4.5.f.1 Crafting Your Message.

Crafting Your Message
  1. Think about your goal and objectives . What are the most important words and ideas that emerged?

  2. Make your message really easy to remember. Can you reduce it to 10-15 words in your brain? “The library is the best place on campus to study.” “Our staff makes sure that course materials held on reserve are always available.” “Students can access the library’s public computers 120 hours a week.”  Most messages can be boiled down in just this way.

    Don’t think only about what the message means to your library (“Cutting Sunday evening library hours will mean staff layoffs.”). Think about what the message means for your college or university (“Cutting Sunday evening  library hours will mean that students will lose a key location and a critical time for research and study.”)

  3. Come up with some “talking points.” This is where you can use the data your library collects so diligently. Using the previous example (concerns about shortening Sunday evening library hours) your talking points should include:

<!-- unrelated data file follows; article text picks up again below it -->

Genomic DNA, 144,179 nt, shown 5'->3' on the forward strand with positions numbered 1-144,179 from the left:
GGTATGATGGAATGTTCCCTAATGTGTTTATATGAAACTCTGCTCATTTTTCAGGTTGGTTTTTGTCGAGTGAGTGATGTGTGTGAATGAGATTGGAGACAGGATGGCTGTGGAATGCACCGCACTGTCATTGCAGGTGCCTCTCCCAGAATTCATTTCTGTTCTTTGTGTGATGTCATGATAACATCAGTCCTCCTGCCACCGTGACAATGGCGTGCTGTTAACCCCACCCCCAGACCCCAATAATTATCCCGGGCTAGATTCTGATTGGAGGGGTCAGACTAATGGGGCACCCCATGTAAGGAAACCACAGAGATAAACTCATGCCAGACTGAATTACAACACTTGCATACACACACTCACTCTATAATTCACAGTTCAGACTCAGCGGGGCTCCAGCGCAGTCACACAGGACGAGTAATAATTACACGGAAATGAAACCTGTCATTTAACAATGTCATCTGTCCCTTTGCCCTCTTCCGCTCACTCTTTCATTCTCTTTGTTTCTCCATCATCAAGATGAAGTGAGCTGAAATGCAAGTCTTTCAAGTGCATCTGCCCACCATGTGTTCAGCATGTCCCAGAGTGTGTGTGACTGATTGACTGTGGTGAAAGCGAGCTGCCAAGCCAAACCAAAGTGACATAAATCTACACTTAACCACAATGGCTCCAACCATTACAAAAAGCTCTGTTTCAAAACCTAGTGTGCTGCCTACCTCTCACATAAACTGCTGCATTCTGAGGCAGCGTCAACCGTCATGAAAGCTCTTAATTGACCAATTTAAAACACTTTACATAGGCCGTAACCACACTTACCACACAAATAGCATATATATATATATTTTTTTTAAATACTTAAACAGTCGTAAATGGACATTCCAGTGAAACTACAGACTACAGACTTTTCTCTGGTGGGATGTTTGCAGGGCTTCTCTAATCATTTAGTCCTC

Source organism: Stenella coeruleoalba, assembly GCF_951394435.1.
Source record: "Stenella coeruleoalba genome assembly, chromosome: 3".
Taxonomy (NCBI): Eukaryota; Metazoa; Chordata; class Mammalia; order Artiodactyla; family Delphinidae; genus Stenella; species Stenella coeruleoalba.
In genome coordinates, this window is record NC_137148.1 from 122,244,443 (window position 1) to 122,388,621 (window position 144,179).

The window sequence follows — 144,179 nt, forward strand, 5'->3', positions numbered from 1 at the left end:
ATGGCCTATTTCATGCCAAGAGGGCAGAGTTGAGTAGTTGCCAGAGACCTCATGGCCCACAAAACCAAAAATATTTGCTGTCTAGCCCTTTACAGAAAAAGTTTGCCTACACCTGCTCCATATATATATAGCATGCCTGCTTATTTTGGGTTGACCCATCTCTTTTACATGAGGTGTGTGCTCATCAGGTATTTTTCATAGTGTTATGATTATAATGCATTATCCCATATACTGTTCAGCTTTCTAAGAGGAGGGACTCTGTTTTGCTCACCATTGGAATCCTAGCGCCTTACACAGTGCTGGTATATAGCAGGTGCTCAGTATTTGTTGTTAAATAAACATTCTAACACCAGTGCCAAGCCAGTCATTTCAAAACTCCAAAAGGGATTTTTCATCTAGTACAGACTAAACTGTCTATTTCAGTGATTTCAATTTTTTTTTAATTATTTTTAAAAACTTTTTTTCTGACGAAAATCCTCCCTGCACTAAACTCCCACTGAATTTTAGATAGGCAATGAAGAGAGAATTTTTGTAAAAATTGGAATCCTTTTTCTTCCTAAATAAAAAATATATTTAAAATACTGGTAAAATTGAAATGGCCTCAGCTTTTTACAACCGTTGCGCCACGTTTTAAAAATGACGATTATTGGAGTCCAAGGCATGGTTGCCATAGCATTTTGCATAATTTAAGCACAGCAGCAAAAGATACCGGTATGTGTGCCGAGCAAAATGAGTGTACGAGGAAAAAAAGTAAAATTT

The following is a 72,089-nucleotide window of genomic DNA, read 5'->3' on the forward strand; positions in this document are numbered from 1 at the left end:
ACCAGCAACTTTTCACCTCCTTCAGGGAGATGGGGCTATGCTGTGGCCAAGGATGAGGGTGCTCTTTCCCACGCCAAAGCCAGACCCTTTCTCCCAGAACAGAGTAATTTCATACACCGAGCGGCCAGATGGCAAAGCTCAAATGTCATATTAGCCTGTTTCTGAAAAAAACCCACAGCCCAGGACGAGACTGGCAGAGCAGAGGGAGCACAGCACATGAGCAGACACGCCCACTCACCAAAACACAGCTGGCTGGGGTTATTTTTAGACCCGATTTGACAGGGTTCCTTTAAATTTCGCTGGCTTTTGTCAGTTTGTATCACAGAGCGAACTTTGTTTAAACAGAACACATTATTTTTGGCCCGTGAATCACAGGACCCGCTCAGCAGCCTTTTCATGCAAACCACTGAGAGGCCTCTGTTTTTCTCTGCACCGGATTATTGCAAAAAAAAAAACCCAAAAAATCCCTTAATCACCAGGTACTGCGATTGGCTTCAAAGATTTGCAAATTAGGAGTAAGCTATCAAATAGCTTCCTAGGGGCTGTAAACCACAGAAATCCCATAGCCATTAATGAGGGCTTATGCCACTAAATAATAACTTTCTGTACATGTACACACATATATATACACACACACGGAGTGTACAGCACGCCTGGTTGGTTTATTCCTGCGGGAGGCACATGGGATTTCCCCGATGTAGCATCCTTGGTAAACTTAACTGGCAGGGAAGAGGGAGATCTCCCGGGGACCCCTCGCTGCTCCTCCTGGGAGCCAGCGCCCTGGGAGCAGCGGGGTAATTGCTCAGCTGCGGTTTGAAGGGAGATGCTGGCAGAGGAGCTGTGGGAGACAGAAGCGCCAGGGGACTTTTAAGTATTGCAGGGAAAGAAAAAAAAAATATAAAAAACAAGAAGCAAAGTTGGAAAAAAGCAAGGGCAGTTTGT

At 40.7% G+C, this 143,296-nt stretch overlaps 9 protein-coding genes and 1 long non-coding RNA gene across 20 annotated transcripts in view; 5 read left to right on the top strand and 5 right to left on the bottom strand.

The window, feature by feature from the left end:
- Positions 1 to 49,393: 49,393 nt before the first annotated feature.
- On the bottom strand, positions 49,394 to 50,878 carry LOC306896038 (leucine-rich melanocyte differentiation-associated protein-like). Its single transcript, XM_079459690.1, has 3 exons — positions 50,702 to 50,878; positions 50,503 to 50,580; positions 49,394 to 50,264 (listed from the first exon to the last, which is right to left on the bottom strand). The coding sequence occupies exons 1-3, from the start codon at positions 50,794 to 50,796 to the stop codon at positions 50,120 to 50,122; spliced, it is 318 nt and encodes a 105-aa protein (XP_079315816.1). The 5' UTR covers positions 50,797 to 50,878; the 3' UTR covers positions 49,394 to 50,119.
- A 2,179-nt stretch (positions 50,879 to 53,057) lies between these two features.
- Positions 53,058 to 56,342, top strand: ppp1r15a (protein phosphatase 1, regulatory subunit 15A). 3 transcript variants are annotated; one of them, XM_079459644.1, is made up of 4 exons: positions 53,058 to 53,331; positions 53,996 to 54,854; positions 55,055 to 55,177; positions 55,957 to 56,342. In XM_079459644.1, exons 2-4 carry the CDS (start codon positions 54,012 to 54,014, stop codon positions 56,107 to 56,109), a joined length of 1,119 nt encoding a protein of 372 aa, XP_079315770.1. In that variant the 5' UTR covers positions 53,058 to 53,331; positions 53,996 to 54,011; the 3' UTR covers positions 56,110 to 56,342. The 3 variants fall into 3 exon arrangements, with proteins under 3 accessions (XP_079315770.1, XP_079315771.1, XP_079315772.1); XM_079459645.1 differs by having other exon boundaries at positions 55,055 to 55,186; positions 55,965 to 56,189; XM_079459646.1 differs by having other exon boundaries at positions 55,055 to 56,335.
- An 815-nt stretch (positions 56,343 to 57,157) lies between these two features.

• Some statistics about your library’s use (who, how, when).
    • The impact on users (students, faculty, research and teaching assistants and other school staff members) if services must be reduced because of reduced hours. Be specific, use your data. Click on a useful tool, Put Your Data to Work for Your Frontline Advocacy Team [4.5.f.2] for some ideas about using statistics to help convey your library’s message.
    • Other reasons that cutting library hours in this time slot is not a good solution. Consider a personal story here.
    • What the library would like to see happen.
    • What the listener can do to help.          
  4. Have a “parking lot” or “grocery store” speech ready . This is a very short statement that can literally be communicated during the brief time you might be strolling to your car with someone.

Here’s an example: “Dr. Adler, have you heard that the library may have to close early on Sunday evenings? It’s a budget cutting measure. I know you’re aware of how many of your students meet and do research in groups in the library on Sunday evenings. Can you help us advocate for keeping the hours by spreading the word among your colleagues in the Psych department?”

Click on Your Parking Lot Speech [4.5.f.3]  if you would like help with this.